Citrix puts great emphasis on their talent acquisition process, valuing it as “one of our most important jobs” according to Obazawa. “Together with internal and external hiring partners like Boyd & Moore, we are trying to create an end-to-end process that provides a great candidate experience while delivering the best results for the organization. This includes having a dedicated intake session for each new role with all stakeholders to make sure that we capture all requirements from the start and are on the same page regarding our hiring approach.”
Interviewing and onboarding are the most crucial steps in Citrix’s talent acquisition process to ensure that they bring the right talent into their organization.
Asking the right questions
Interview questions at Citrix are intentionally designed to go beyond self-proclaimed skills and experience. For example, candidates are asked to describe situations where they turned potential issues into opportunities, or where usual approaches to trouble-shooting did not seem effective and required a creative re-think in order to succeed.
To gain deeper insights into a candidate’s unique strengths and levels of adaptability, Citrix provides dedicated training sessions where interviewers can practice how to ask smart follow-up questions and have engaging conversations with the interviewee – another reflection of Citrix’ core value Curiosity. “Being very intentional about the questions we ask and making sure that all interviewers are able to ask them effectively is especially important now, as most of our interviews happen online,” says Obazawa.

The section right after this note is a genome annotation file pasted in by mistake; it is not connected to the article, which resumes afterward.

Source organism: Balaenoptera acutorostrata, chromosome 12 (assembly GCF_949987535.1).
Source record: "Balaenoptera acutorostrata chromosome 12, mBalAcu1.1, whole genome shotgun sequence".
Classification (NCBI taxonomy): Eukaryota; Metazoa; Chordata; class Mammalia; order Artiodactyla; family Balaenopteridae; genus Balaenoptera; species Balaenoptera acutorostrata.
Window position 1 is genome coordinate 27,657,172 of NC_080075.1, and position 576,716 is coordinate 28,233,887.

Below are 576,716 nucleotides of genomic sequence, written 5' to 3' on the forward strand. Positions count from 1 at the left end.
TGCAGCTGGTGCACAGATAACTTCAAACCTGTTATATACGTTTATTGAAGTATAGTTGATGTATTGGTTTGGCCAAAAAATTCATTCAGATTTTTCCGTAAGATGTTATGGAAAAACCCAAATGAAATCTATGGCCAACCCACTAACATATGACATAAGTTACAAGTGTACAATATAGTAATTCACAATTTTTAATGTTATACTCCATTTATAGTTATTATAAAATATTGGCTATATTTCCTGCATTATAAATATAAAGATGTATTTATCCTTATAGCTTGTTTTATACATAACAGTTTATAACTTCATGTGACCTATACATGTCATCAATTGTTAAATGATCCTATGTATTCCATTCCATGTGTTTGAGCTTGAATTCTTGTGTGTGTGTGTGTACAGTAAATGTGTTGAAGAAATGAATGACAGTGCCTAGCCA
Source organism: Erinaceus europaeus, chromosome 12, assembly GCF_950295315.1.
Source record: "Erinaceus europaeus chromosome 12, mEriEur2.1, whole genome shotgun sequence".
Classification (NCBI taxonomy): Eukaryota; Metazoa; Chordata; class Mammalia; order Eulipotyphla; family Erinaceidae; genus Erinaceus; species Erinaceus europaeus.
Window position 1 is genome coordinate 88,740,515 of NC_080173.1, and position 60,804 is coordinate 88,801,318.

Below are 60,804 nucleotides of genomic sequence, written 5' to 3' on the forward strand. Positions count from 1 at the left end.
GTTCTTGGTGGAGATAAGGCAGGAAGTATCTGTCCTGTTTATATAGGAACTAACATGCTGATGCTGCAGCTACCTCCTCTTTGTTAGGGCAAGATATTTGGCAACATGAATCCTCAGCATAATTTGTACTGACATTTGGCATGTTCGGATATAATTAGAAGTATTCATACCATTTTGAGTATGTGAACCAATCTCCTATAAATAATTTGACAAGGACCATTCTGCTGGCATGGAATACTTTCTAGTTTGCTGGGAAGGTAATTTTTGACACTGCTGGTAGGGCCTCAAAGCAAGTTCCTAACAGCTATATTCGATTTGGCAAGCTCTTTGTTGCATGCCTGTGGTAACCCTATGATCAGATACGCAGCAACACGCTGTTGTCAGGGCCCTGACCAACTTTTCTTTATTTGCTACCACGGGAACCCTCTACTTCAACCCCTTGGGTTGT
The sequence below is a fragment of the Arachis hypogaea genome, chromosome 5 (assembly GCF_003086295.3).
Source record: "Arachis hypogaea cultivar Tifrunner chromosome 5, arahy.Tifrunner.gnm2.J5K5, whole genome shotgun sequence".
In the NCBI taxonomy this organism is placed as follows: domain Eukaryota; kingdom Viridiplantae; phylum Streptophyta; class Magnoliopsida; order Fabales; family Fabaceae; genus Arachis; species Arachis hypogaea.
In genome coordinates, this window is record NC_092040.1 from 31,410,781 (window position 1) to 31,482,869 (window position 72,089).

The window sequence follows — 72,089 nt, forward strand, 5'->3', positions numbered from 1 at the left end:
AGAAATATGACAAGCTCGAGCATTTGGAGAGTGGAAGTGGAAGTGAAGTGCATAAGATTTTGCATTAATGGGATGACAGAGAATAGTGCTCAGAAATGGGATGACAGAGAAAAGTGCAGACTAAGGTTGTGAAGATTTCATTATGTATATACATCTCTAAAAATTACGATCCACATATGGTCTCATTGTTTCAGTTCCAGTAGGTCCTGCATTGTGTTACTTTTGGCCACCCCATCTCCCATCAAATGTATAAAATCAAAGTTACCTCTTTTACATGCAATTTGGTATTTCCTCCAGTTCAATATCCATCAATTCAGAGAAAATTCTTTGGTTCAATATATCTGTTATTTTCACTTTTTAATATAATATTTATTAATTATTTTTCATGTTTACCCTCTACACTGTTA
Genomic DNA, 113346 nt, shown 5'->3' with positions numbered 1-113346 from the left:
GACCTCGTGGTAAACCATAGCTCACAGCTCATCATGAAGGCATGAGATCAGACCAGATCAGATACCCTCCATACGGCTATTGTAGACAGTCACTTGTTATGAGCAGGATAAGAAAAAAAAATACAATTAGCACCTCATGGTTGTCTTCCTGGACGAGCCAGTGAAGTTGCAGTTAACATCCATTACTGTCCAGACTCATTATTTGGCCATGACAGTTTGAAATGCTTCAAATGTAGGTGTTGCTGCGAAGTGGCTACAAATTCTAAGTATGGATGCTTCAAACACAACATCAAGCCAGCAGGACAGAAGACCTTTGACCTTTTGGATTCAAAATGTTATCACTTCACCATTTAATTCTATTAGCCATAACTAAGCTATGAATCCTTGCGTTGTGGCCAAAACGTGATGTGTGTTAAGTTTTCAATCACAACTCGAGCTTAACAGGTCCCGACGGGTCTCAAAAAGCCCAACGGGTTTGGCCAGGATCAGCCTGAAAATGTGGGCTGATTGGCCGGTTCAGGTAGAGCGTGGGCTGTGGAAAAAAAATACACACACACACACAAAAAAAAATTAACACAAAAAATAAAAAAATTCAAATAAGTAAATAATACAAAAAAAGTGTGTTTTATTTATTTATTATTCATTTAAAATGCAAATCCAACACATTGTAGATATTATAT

The second most important step in hiring adaptable talent is onboarding. “We are very aware that no-one is perfect,” says Obazawa. “During the interview process we gather a wide range of assessments not only about the candidate’s strengths but also about their growth opportunities as well as potential risks.”
Based on those assessments, Citrix creates a personalized 180-day onboarding plan with the goal of helping each individual adjust quickly to the new environment and integrate smoothly into their new team.
An environment of continuous learning – Talent Development at Citrix
In addition to bringing new talent into the organization Citrix puts great effort into developing future leaders internally. One important part of this development effort is talent assessments.
Holistic talent assessments to identify future needs
While many organizations conduct talent assessments on a purely individual level and use them to review and respond to past performance, Citrix follows a rather different approach.
We strongly believe that the skills and behaviors which got us here won’t get us there. It is easy to focus on past performance, but it’s also very reactive and doesn’t tell us much about the future.
First, the state of talent as a whole is a key topic for the organization at any time but particularly during talent reviews. These top-level discussions start with current and more importantly future needs of the business including any challenge or trend that might impact Citrix in the future. This high-level approach enables Citrix to take a holistic approach to talent development.